When work environments became remote during the pandemic, the familiar lunchroom and water cooler conversations became obsolete. The ability to have a drop-by conversation with a leader also became next to impossible without some pre-planning. Overnight, the model for performance management shifted from following up in person to finding time to connect virtually. The pandemic forced organizations to adopt modern performance management practices and deliver them via a virtual model to inspire performance. The fundamentals have remained the same, but they’re evolving towards a data-driven, flexible approach that emphasizes development.

In addition to changes in managing performance with a remote workforce, some employers chose to shift their compensation models. One survey of senior managers found that 57 percent of senior managers said their company “suspended salary increases” due to the pandemic. The Conference Board predicts that US salary increase budgets across all categories (hourly, salaried, executive) for 2022 is 3 percent. That’s the same average it’s been for the past 10 years.

As we explain in this HiBob guide, a complete compensation plan includes several key elements. It’s more than your total pay package. You also need a compensation philosophy and a plan alongside a consistent plan evaluation. During this time of transition, it’s essential to review and adjust your performance management and compensation plans. Your company will be better off for it, and people will appreciate your recognition of the changing times.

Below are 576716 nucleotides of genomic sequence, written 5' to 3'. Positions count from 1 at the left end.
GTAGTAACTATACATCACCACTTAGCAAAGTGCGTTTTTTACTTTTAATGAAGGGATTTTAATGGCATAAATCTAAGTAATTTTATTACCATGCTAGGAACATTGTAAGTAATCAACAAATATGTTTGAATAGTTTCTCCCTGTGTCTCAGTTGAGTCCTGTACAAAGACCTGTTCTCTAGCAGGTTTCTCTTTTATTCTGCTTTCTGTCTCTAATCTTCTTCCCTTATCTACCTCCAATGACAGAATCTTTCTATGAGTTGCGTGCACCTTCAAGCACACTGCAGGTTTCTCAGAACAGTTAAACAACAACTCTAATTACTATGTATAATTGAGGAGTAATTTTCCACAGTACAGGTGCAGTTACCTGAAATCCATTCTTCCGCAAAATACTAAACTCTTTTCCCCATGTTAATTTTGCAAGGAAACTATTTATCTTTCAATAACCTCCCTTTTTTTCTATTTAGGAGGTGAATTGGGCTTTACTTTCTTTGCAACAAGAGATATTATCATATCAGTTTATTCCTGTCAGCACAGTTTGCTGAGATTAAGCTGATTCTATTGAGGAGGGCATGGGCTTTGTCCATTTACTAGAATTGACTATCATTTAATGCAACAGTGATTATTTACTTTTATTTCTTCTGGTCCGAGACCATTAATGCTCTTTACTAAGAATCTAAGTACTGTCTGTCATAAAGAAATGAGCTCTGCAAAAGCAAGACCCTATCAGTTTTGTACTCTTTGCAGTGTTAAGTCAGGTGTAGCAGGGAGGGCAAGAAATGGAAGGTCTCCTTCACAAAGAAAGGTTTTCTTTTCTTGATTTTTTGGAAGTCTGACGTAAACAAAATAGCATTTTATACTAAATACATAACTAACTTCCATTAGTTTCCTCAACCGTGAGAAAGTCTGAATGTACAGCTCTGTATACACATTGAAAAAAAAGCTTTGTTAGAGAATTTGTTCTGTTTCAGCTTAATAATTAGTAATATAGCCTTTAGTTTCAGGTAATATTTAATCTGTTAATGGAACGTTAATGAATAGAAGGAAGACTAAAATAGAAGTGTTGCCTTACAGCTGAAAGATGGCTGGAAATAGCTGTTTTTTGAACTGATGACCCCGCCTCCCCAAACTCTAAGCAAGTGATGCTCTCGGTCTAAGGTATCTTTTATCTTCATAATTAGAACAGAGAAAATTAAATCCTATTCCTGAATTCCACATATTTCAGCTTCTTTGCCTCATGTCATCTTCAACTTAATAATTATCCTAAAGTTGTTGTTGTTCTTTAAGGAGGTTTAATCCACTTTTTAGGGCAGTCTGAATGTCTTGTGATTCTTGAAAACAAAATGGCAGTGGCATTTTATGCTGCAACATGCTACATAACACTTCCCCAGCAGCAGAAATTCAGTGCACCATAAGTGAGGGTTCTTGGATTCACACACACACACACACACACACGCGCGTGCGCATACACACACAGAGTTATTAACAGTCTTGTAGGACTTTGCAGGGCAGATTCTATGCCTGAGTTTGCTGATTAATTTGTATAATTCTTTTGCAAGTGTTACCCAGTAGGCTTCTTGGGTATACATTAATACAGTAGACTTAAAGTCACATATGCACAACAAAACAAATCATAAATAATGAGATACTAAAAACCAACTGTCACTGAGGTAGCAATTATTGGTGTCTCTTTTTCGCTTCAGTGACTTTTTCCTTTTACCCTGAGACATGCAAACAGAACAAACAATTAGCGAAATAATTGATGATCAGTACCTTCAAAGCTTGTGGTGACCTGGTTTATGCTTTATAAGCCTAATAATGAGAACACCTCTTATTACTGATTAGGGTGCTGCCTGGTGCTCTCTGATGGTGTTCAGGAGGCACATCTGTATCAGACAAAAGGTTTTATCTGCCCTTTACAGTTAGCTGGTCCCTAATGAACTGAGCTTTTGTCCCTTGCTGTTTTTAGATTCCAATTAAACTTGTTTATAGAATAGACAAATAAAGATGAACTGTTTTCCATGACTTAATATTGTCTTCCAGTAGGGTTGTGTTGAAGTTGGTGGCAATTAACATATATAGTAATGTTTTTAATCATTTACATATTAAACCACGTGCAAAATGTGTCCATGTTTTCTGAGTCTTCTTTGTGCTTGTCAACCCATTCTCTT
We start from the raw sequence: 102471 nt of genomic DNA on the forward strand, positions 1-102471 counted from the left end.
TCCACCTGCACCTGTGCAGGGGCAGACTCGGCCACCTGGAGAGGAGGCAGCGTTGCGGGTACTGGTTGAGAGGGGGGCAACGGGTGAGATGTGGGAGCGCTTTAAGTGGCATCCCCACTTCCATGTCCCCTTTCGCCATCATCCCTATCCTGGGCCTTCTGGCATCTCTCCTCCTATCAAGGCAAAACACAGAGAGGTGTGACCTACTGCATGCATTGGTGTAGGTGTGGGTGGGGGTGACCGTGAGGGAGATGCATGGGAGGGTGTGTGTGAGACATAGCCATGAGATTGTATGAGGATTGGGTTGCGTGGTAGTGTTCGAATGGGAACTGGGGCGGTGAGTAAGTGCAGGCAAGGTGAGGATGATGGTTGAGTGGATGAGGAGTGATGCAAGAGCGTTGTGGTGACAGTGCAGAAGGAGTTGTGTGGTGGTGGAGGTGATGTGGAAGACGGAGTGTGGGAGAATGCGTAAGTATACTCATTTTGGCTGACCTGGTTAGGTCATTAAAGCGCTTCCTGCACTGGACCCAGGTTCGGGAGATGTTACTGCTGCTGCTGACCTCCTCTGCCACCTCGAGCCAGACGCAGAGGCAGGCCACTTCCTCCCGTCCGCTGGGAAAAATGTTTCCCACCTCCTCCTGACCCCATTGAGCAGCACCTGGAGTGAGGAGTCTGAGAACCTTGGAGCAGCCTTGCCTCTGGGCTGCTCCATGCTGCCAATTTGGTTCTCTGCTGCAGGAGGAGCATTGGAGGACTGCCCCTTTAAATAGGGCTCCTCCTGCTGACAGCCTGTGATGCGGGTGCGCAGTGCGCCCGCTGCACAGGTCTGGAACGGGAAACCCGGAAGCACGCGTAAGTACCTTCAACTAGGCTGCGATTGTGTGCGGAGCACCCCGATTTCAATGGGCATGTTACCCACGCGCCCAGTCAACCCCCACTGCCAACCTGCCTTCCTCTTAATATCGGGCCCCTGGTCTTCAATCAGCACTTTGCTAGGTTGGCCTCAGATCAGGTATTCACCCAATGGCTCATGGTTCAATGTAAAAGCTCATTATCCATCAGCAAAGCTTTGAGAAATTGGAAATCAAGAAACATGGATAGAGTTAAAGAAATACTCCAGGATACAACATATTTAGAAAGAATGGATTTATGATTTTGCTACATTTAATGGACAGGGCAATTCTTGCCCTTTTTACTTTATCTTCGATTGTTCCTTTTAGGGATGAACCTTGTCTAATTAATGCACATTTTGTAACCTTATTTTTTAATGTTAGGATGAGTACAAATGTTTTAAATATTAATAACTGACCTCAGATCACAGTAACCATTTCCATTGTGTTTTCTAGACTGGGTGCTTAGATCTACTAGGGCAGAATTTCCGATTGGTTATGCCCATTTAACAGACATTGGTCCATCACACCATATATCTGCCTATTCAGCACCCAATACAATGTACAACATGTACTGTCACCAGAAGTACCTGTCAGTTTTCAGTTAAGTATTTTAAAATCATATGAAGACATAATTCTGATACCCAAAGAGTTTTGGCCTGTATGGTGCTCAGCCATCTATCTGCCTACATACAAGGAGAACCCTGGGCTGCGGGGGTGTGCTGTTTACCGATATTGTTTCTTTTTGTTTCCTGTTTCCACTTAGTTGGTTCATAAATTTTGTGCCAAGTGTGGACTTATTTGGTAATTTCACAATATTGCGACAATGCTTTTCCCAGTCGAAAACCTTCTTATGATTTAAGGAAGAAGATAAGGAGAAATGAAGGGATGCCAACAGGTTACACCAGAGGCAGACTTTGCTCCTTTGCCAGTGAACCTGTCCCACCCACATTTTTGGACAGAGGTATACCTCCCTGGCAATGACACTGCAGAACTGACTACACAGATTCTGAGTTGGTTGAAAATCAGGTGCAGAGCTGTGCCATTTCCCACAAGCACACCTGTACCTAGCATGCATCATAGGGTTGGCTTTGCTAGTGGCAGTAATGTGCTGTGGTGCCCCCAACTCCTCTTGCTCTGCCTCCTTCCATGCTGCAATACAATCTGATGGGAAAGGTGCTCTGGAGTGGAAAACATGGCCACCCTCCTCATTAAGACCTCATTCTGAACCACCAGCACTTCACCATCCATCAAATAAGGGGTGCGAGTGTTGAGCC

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2 ways to address performance and compensation management

1. Inspire performance with data, analytics, and an emphasis on team 

McKinsey identified a few key practices for performance conversations in the pandemic era. Those practices include using people analytics to access personalized, real-time data to inform performance feedback. Even after the pandemic ends, McKinsey also sees a “stronger emphasis on team, rather than individual, performance as processes and deliverables increasingly depend on cross-functional cooperation.”

Despite the pandemic, the fundamentals of performance management remain the same. However, due to the new parameters of remote and hybrid work, how performance management occurs is evolving—organizations must adapt and modify their approach accordingly by using people analytics and focusing on team deliverables.

2. Assess compensation based on a hybrid workforce and pay equity